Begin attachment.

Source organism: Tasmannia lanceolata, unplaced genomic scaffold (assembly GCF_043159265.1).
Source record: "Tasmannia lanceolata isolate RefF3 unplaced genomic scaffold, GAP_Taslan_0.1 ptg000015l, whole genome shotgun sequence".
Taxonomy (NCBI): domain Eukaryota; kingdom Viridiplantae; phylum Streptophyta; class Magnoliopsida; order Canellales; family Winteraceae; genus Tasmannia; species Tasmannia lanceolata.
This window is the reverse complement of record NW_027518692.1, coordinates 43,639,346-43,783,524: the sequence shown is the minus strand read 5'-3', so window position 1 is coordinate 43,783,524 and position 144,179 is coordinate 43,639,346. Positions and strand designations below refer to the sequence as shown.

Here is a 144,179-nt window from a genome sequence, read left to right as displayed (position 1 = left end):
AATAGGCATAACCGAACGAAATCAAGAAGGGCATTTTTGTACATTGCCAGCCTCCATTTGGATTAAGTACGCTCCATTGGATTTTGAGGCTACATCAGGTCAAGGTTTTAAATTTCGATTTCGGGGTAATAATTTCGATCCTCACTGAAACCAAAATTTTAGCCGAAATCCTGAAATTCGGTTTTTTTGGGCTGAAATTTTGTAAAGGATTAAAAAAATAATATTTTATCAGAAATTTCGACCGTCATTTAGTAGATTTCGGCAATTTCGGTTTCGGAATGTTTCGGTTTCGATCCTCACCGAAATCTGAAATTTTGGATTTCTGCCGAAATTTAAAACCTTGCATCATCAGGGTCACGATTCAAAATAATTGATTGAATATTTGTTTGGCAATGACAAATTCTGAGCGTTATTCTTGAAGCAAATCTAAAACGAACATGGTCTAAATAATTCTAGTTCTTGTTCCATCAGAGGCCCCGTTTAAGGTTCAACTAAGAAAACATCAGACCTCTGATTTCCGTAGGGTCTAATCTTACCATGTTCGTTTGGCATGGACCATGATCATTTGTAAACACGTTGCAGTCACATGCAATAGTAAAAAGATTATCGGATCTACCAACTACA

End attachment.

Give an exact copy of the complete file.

Source organism: Tasmannia lanceolata, unplaced genomic scaffold (assembly GCF_043159265.1).
Source record: "Tasmannia lanceolata isolate RefF3 unplaced genomic scaffold, GAP_Taslan_0.1 ptg000015l, whole genome shotgun sequence".
Taxonomy (NCBI): domain Eukaryota; kingdom Viridiplantae; phylum Streptophyta; class Magnoliopsida; order Canellales; family Winteraceae; genus Tasmannia; species Tasmannia lanceolata.
This window is the reverse complement of record NW_027518692.1, coordinates 43,639,346-43,783,524: the sequence shown is the minus strand read 5'-3', so window position 1 is coordinate 43,783,524 and position 144,179 is coordinate 43,639,346. Positions and strand designations below refer to the sequence as shown.

Here is a 144,179-nt window from a genome sequence, read left to right as displayed (position 1 = left end):
AATAGGCATAACCGAACGAAATCAAGAAGGGCATTTTTGTACATTGCCAGCCTCCATTTGGATTAAGTACGCTCCATTGGATTTTGAGGCTACATCAGGTCAAGGTTTTAAATTTCGATTTCGGGGTAATAATTTCGATCCTCACTGAAACCAAAATTTTAGCCGAAATCCTGAAATTCGGTTTTTTTGGGCTGAAATTTTGTAAAGGATTAAAAAAATAATATTTTATCAGAAATTTCGACCGTCATTTAGTAGATTTCGGCAATTTCGGTTTCGGAATGTTTCGGTTTCGATCCTCACCGAAATCTGAAATTTTGGATTTCTGCCGAAATTTAAAACCTTGCATCATCAGGGTCACGATTCAAAATAATTGATTGAATATTTGTTTGGCAATGACAAATTCTGAGCGTTATTCTTGAAGCAAATCTAAAACGAACATGGTCTAAATAATTCTAGTTCTTGTTCCATCAGAGGCCCCGTTTAAGGTTCAACTAAGAAAACATCAGACCTCTGATTTCCGTAGGGTCTAATCTTACCATGTTCGTTTGGCATGGACCATGATCATTTGTAAACACGTTGCAGTCACATGCAATAGTAAAAAGATTATCGGATCTACCAACTACA